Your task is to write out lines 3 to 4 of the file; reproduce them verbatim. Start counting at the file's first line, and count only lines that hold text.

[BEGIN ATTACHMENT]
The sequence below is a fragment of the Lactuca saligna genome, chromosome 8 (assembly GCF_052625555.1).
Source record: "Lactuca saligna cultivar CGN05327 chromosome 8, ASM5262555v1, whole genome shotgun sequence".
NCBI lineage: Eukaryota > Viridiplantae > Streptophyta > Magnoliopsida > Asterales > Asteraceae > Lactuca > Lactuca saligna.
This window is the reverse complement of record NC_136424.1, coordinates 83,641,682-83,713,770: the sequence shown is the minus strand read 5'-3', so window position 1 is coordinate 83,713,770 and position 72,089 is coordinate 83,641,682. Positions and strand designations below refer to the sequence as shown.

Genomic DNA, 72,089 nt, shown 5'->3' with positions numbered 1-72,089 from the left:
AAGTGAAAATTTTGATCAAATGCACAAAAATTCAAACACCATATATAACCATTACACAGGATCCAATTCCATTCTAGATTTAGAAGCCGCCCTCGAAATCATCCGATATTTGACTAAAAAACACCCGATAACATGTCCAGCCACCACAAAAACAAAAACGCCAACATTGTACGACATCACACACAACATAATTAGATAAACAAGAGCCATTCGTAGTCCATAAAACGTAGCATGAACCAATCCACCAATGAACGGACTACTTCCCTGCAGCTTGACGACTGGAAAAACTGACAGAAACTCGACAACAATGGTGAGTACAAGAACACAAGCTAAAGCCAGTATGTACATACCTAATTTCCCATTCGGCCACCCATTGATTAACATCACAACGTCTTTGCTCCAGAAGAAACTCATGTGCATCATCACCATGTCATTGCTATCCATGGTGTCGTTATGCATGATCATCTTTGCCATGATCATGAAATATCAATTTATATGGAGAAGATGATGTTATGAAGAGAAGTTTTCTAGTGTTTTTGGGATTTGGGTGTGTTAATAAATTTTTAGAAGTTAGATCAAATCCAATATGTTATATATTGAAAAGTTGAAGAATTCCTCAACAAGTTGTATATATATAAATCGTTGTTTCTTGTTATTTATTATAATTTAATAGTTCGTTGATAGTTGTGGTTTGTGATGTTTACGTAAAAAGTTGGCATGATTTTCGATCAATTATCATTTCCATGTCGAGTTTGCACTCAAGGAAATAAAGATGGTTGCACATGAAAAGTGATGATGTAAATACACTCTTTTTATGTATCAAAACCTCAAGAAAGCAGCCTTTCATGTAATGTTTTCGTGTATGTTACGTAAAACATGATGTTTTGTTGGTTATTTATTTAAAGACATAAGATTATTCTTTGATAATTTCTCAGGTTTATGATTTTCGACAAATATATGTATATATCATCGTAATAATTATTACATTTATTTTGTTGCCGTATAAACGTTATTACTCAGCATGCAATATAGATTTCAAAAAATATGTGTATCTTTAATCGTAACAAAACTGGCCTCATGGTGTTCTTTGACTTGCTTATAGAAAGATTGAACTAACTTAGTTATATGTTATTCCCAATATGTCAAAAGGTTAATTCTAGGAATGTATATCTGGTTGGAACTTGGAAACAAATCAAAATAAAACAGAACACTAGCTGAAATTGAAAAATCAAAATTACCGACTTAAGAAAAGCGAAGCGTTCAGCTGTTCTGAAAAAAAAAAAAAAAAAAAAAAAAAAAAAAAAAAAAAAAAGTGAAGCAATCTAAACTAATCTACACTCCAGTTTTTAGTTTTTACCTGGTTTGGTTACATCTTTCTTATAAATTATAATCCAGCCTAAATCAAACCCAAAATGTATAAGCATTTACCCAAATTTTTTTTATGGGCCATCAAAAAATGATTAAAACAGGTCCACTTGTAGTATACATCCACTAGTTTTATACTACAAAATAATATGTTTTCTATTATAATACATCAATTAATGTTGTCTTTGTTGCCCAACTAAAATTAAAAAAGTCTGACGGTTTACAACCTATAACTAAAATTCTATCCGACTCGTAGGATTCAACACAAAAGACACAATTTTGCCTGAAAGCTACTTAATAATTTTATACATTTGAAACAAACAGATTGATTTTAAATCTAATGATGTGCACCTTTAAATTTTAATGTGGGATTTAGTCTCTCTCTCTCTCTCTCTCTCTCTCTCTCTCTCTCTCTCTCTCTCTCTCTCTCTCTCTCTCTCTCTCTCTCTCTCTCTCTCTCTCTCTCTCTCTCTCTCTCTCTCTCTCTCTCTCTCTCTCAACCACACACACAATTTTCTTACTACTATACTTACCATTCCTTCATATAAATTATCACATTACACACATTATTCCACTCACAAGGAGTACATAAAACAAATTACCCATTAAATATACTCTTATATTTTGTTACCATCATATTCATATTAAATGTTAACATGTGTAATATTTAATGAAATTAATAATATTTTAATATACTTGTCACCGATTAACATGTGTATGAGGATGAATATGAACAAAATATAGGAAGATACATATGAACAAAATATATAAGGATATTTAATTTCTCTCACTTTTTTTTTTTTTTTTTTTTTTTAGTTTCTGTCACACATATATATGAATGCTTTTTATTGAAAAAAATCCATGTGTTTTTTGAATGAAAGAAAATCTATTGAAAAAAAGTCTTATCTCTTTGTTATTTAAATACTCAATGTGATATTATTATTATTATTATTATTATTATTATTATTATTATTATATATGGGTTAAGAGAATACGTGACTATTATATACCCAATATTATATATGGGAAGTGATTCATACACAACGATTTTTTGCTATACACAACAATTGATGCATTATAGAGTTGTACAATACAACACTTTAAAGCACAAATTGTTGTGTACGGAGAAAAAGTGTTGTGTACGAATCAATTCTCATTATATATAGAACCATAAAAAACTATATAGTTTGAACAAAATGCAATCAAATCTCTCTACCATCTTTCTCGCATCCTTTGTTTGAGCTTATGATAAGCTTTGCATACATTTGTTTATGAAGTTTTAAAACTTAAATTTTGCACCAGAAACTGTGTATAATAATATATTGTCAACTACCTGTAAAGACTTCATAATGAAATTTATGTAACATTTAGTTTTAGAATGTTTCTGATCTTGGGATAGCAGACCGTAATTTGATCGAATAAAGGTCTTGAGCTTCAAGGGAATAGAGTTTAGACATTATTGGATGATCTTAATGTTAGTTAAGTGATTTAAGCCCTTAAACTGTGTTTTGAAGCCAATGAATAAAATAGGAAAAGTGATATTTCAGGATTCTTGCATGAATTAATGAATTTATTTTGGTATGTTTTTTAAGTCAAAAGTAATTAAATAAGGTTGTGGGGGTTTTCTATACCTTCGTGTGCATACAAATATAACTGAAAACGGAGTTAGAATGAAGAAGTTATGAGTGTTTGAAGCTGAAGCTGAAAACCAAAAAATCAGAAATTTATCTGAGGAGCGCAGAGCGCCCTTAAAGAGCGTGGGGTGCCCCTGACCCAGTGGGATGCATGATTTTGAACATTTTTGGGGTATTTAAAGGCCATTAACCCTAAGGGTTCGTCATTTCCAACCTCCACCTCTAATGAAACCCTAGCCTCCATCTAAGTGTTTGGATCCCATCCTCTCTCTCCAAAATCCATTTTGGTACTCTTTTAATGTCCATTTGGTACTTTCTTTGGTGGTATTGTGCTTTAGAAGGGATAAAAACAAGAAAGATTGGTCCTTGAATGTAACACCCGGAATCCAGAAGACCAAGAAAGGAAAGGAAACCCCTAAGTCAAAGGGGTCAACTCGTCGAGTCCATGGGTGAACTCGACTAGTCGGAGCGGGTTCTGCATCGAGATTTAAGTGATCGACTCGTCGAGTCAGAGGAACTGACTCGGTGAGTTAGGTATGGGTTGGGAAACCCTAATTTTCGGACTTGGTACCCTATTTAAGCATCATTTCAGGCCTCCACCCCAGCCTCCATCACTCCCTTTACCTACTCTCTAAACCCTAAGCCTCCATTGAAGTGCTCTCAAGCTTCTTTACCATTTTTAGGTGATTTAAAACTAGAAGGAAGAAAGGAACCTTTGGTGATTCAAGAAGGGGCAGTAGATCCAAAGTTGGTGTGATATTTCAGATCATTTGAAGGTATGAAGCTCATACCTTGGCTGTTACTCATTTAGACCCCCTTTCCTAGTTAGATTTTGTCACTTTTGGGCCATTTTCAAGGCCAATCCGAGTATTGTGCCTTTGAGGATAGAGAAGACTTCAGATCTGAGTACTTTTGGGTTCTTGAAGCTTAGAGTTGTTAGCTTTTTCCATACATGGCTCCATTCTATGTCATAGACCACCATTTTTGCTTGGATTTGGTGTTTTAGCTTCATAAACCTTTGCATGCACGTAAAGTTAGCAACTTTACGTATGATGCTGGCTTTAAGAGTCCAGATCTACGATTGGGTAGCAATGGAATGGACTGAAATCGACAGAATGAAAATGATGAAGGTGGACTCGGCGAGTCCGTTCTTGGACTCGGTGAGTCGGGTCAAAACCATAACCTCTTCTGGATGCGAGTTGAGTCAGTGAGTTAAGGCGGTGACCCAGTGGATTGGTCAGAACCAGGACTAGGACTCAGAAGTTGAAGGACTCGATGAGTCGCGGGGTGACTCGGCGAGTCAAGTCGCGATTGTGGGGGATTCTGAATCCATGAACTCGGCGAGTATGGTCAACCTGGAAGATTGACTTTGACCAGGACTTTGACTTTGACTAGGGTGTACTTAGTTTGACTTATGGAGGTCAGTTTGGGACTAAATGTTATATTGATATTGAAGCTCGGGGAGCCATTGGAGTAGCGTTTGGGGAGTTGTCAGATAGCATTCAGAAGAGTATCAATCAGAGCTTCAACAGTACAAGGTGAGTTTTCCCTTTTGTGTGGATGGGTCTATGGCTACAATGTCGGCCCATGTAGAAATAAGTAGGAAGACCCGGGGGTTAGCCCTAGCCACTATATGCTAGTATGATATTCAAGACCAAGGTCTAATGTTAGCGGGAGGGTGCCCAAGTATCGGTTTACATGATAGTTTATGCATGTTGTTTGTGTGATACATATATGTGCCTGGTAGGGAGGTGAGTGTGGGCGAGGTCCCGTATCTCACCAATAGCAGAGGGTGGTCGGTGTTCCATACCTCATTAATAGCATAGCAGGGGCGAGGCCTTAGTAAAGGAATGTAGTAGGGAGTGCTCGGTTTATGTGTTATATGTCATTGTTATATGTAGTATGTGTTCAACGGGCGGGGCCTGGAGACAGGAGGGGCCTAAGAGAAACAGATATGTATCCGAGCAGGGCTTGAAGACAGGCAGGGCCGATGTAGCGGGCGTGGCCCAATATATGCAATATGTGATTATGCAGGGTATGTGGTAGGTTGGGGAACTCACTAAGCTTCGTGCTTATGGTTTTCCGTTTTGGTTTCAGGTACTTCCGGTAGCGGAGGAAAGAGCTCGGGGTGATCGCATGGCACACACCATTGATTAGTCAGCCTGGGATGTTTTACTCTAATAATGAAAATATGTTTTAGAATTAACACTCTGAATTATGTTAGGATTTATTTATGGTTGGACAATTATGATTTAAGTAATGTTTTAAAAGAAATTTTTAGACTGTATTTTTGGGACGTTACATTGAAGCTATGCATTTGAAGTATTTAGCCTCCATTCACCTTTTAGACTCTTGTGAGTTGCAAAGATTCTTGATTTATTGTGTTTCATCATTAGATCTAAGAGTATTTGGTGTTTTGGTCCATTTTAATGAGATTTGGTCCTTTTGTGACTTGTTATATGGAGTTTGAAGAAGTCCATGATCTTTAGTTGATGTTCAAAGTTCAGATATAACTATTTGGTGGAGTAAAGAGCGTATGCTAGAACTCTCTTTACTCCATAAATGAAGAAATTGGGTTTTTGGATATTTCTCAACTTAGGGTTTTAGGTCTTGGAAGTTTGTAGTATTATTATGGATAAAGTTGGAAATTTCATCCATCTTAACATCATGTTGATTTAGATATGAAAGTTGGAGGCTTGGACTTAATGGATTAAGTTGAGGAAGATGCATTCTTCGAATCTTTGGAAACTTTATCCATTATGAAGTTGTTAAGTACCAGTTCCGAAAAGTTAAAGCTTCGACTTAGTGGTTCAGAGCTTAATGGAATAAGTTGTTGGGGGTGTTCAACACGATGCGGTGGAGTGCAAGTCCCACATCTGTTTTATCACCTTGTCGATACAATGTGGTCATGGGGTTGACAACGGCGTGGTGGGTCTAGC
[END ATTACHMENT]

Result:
NCBI lineage: Eukaryota > Viridiplantae > Streptophyta > Magnoliopsida > Asterales > Asteraceae > Lactuca > Lactuca saligna.
This window is the reverse complement of record NC_136424.1, coordinates 83,641,682-83,713,770: the sequence shown is the minus strand read 5'-3', so window position 1 is coordinate 83,713,770 and position 72,089 is coordinate 83,641,682. Positions and strand designations below refer to the sequence as shown.